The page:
• PRACTICE: Each organization needs to articulate which changes it hopes to make in the world and how its actions contribute to that.  (For a good example, check out the Sustainable Economies Law Center’s Mission, Theory of Change, and Financial Transparency page.)

  • PRACTICE: We share information about outcomes with each other, what worked out as planned and what did not, so that we can all learn and advance together.

 

 

PRINCIPLE: We study and respect the traditions, ancestors, and legacies of cooperative, solidarity economy, and social movements.
  • PRACTICE: In the case of cooperatives, we uphold and honor the cooperative identity by holding groups which claim to be co-ops accountable to the International Cooperative Principles and SE values, legal definitions pertinent to co-ops in their territory, and apply the same standards which are widely adopted globally to determine whether a group is a co-op. 

 

  • PRACTICE: We protect our SE movement from “faux-ops” who seek to claim the Cooperative Identity or SE identity without any of the practices or principles that entails. For example, when large corporations use the co-op name to sell something, without any democracy or collective ownership in their operations, we organize to protect the co-op identity. Similarly, if a group attempts to claim the term Solidarity Economy, without relationships to movements or embodying SE values, principles, and practices, we invite them into relationship and accountability.

 

  • PRACTICE:  All of our traditions and legacies have practices for supporting start-up groups. In the cooperative tradition, Rochdale Principle 6: Cooperation Among Cooperatives, has guided existing co-ops to help new co-ops form. Tensions can arise when start-ups claim an organizational identity they aspire to, but do not yet hold because they have not matured fully into that kind of organization. When this happens it benefits the whole movement for older groups to build a relationship to the start-up and support their development.

 

  • PRACTICE: All people have ancestors who practiced cooperation, but we vary widely in our ability to access that knowledge and history. We respect and uplift the work of individual communities to access their own traditions and knowledge of SE as practiced by their ancestors. When that knowledge is shared with those outside of the community, that is a gift and should be met with respect and gratitude.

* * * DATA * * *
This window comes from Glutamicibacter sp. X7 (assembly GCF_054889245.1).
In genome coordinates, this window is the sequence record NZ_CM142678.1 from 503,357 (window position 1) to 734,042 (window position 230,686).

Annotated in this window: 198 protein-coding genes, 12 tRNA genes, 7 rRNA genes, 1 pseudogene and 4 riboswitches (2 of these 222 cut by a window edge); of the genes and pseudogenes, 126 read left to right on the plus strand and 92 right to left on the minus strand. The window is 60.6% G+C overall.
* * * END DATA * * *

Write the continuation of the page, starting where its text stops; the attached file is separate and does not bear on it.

• PRACTICE: We avoid conflating models with each other, or pitting them against each other, or holding any one model up as The Way.
PRINCIPLE: We embrace conflict as generative and clarifying.
  • PRACTICE: Groups at all levels should have proactive, well-defined processes for addressing and repairing harm, and addressing  conflict between organizations or individuals. This includes transparent processes for safely reporting and addressing harm. For example, check out this guide to member conflict and harm resolution from the national membership organization, Resource Generation; this shareable template for Communication and Conflict Resolution Profiles that you can have individuals fill out during calm times as a tool for when conflict does emerge brought to you by Sustainable Economies Law Center and Arizmendi Cooperatives; or this Conflict Engagement Policy from Sustainable Economies Law Center.

 

  • PRACTICE: Groups should prioritize conflict-resolution by including it in their  budgets, reserving time in retreats and meetings, engaging in training for members, etc.).  For example, Soul Fire Farm “uses a peer-to-peer “Real Talk” process to give one another direct feedback on a monthly basis. When conflict arises, we use a Courageous Conversation protocol, which we learn and practice during our annual staff orientation. A witness or mediator is present if desired by anyone involved in the conflict. Our team creates and upholds safe & sacred space agreements that call for nonviolence and a trauma-informed response to harm. We are committed to transformative justice, and have a professional facilitator available for meditation and healing as needs arise.We are inspired by the work of adrienne maree brown “we will not cancel us” and are committed to giving and receiving constructive feedback in ways that uphold our precious comrades, collective work, and institutions. We also welcome community members to offer us feedback at any time using this form: https://bit.ly/SFFfeedback.This information comes from a Soul Fire Farm Facebook post.

 

  • PRACTICE: Groups at all levels should have clearly defined standards of behavior that everyone must agree to prior to joining the group and that are a requirement for ongoing membership. These must include protections for people from oppressed groups being targeted by people from dominant social groups. 
English